: NE2000 clone board (ethernet/RJ-45).  It works just dandy at the console.

: But I am having problems telnetting in from other machines.  Oh, it works
: - at first.  What will happen is that I'll be logged in to the Linux
: system, working away happily, when all of a sudden at some point (usually
: no more than 10 or 15 minues at most) it will just stop cold.  No
: communication either way.  First I thought it was the network card or
: driver, but I switched them (the NE2000 is the replacement) and the same
: thing happens.  The thing is, the Linux system hadn't crashed - it was up
: and running fine if I went to the console to see what was up.  The system
: I was coming *from* didn't crash, because I could try pinging the Linux
: box from other systems and they all reported "no answer."

: After a while, I discovered that if I inititiate something from the Linux
: console - as simple as a ping to another machine, or a telnet session, or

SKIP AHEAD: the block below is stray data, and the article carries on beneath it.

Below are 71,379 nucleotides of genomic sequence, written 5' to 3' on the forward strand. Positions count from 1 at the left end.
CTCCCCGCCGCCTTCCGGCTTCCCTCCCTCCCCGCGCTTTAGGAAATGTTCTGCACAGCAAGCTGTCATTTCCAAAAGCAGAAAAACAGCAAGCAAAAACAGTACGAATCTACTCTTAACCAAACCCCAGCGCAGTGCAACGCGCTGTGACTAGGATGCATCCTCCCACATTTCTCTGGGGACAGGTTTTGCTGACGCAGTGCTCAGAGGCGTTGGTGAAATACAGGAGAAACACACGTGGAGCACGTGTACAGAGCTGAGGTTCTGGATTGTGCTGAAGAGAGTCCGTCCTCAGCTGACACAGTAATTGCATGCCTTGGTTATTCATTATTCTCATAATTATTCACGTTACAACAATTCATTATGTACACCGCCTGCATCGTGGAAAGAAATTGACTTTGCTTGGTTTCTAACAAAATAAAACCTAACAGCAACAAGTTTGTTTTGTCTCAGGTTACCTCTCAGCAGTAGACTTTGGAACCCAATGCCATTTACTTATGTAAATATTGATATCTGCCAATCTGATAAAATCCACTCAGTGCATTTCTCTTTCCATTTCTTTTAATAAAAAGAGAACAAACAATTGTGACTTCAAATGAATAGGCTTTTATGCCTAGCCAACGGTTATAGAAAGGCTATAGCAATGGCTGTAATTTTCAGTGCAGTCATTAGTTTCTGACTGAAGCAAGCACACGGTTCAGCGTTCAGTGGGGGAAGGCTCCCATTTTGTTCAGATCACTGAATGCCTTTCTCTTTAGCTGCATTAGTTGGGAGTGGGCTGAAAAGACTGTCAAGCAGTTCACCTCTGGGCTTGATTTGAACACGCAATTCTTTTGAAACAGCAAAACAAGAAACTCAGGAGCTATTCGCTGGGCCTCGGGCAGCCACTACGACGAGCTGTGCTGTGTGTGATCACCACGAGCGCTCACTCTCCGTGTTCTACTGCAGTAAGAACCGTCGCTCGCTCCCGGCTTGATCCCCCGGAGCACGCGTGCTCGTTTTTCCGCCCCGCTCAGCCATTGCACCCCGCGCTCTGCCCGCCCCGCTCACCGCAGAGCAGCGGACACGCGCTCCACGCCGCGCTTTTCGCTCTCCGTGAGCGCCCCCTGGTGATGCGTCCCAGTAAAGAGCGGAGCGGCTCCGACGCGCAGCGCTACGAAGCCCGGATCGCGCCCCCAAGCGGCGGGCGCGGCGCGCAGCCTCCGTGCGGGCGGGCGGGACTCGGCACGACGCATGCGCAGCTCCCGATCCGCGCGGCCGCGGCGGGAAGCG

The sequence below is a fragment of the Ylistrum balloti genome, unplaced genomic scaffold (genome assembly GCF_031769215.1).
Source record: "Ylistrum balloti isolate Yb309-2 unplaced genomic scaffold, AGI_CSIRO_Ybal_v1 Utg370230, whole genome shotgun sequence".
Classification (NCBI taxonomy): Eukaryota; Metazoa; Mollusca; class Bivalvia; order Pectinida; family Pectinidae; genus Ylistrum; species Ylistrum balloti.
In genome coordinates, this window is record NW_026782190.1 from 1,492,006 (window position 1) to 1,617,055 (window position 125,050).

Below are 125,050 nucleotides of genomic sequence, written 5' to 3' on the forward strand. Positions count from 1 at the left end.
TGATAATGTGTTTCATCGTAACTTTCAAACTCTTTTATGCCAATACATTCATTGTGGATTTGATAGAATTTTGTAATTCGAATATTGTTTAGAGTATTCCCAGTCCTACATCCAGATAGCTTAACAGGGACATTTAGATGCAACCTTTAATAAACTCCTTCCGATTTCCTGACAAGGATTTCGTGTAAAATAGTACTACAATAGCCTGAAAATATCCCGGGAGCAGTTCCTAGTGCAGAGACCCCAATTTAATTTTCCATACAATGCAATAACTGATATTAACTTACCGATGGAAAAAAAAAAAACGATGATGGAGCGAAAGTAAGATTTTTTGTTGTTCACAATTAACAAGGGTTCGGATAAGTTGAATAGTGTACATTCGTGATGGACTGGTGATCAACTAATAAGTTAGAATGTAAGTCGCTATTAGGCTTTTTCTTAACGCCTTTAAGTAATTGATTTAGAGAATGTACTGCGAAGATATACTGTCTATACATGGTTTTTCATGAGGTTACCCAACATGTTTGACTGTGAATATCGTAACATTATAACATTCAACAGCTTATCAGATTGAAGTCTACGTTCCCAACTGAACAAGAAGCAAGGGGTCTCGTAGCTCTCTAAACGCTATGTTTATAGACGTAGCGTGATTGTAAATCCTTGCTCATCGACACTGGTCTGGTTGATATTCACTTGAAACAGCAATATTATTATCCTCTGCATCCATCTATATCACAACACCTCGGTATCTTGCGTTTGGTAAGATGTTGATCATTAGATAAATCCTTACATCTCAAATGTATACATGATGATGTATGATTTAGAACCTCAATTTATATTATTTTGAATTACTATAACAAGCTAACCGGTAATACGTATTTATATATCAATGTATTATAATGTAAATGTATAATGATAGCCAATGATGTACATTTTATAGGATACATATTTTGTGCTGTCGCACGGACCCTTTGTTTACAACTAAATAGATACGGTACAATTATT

: even a ping to the loopback IP address or the box's own IP address - that
: will start things up again.  Sometimes it only takes one ping, sometimes
: it take a few minutes of random pinging/telnetting.  But in short order
: things will be fine again and I can go back to my desk, telnet back to
: Linux, and be on my way.

: Does anyone have any idea what might be wrong, when Linux's network
: services lock up until you go to the console and ping another system, at
: which time they work again?  I know basically zero about TCP/IP, so I'm
: assuming the problem lies theirn somewhere.  Probably I just need to